“I felt very much on my own - I had day to day things to deal with (work, running a house, looking after our dog), while my husband was lying in bed not knowing what his life would be like. It would've been really nice to have someone to turn to.”
Back Up recognises that spinal cord injury affects the whole family. How an injured person adjusts to their situation is related to how their family adjusts (and vice-versa). With the right support the whole family can adjust positively to life after a spinal cord injury.
41% of mothers and 36% of fathers are diagnosed with Post Traumatic Stress Disorder and 33% of partners are clinically depressed.
38% of parents feel their child's injury had a negative impact on their marriage. 75% feel it has a negative impact on the child's siblings. Half of parents feel a sense of responsibility for their child's injury.
In 2010 Back Up conducted interviews with 14 parents and partners of people with a spinal cord injury. We asked them about their experiences after their loved one's injury and what support they needed. They told us:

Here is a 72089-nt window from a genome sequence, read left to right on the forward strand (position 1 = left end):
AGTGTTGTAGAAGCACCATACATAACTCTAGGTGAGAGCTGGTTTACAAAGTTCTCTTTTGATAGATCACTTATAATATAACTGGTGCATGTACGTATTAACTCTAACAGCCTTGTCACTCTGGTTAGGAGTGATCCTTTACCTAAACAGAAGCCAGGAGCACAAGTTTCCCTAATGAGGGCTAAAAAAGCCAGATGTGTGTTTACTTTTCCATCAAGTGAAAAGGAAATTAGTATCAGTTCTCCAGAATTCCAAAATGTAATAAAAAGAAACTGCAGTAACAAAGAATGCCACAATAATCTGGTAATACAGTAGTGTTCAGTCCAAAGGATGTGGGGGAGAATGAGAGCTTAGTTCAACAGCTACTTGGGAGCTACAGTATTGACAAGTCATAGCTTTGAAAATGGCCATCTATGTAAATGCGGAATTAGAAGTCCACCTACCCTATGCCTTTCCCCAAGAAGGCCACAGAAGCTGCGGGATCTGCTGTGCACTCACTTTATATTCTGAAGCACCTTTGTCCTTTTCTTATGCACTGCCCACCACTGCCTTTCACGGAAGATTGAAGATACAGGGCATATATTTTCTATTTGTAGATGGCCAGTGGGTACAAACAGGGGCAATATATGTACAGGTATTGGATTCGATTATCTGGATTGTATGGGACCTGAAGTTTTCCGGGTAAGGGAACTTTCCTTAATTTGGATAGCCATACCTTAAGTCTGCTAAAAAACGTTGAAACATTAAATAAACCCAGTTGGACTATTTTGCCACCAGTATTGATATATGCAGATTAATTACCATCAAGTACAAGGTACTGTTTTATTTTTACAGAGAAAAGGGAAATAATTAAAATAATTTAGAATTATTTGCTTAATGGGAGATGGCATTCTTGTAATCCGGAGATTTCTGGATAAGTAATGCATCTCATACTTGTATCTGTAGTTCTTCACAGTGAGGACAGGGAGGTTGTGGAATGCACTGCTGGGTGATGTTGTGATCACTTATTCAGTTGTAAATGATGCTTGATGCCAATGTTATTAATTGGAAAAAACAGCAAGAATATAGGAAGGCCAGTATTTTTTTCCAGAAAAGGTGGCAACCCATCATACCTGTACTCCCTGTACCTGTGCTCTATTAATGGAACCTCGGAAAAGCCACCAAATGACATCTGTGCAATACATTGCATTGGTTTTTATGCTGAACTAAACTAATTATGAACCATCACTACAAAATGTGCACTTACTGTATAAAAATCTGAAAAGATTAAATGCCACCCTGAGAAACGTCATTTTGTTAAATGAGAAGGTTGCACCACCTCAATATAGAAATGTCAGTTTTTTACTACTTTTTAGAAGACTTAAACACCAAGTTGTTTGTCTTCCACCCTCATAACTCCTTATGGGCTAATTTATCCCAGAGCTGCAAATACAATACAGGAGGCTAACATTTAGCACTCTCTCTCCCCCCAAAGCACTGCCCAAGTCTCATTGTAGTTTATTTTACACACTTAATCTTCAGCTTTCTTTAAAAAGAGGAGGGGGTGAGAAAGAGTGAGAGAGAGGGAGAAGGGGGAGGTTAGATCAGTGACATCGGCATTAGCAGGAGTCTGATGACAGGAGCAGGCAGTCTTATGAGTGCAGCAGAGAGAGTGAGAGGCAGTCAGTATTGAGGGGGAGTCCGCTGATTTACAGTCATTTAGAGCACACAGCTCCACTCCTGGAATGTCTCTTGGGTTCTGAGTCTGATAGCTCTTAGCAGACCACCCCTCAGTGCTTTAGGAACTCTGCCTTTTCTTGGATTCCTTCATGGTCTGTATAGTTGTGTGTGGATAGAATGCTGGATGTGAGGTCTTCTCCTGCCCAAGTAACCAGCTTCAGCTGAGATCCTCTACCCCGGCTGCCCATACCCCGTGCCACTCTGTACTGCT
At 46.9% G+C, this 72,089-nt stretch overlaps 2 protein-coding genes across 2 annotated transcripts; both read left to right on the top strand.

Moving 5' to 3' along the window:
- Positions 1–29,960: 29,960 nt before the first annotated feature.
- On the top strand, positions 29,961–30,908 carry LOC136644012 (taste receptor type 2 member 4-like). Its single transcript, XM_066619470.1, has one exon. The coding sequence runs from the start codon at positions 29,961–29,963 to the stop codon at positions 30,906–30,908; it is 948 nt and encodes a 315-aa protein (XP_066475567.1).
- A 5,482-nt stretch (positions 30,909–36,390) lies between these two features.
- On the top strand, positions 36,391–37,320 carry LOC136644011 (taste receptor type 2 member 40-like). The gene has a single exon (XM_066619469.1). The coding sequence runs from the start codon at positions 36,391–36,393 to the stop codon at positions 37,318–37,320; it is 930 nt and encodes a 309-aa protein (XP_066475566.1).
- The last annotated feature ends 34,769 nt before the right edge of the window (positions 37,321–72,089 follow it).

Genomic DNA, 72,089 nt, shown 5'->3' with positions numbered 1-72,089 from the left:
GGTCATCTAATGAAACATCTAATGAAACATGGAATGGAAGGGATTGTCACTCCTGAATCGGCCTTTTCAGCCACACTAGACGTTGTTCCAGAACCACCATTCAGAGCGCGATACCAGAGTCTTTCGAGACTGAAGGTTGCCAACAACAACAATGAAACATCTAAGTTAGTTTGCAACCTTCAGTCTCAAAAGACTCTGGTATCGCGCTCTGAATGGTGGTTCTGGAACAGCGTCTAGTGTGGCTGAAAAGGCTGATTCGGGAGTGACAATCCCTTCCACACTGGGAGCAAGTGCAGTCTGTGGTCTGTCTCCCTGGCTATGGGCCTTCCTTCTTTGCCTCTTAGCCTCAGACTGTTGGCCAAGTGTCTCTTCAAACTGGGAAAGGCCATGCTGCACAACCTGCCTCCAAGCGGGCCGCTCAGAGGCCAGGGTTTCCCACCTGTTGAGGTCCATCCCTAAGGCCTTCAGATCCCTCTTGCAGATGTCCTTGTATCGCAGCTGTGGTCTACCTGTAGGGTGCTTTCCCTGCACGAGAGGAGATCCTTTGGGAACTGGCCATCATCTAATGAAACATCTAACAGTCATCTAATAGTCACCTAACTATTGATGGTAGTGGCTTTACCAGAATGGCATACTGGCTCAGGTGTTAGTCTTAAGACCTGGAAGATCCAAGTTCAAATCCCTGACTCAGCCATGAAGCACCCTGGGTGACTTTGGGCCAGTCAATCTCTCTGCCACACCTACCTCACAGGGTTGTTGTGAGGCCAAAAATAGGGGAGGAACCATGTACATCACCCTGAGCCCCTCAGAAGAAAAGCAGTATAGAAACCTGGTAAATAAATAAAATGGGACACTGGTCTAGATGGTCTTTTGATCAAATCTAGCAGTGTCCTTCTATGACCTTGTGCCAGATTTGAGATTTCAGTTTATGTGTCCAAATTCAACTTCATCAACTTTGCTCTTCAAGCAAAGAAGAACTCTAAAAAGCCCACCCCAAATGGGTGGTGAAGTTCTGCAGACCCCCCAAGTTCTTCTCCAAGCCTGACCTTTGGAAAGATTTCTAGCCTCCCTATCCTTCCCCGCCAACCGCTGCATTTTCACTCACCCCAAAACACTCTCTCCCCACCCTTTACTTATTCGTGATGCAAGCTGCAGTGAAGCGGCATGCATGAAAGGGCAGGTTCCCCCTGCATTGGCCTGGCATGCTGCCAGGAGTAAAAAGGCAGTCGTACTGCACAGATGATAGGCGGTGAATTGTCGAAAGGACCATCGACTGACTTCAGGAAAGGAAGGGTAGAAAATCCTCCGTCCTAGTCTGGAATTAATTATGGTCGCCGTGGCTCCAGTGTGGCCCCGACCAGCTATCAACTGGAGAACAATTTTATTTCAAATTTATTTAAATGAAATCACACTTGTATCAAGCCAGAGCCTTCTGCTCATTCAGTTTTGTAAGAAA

- they felt the need to be resilient in order to battle “the system”
- there was a lack of appropriate practical and emotional support
- they had a need for support when back in the community (i.e. post discharge)
- there was no service for parents and partners to speak to other experienced relatives
- the most helpful support was emotional/practical support from friends, other family members and other people with spinal cord injury
- they needed an informal service where advice and tips can be shared
- one to one support was seen as providing the most benefit
Read the full research report here.
From that research, we set up our peer mentoring service for parents and partners of people with spinal cord injury. Through mentoring we support family members to see that life can be manageable.
"I feel much happier now, Penny has helped me to gain a sense of perspective and understand what we still have as a family. I also do more things for myself and don't feel guilty about spending time on my own"
Ulviyya , 35, supported by partner mentor Jan to Apr ‘11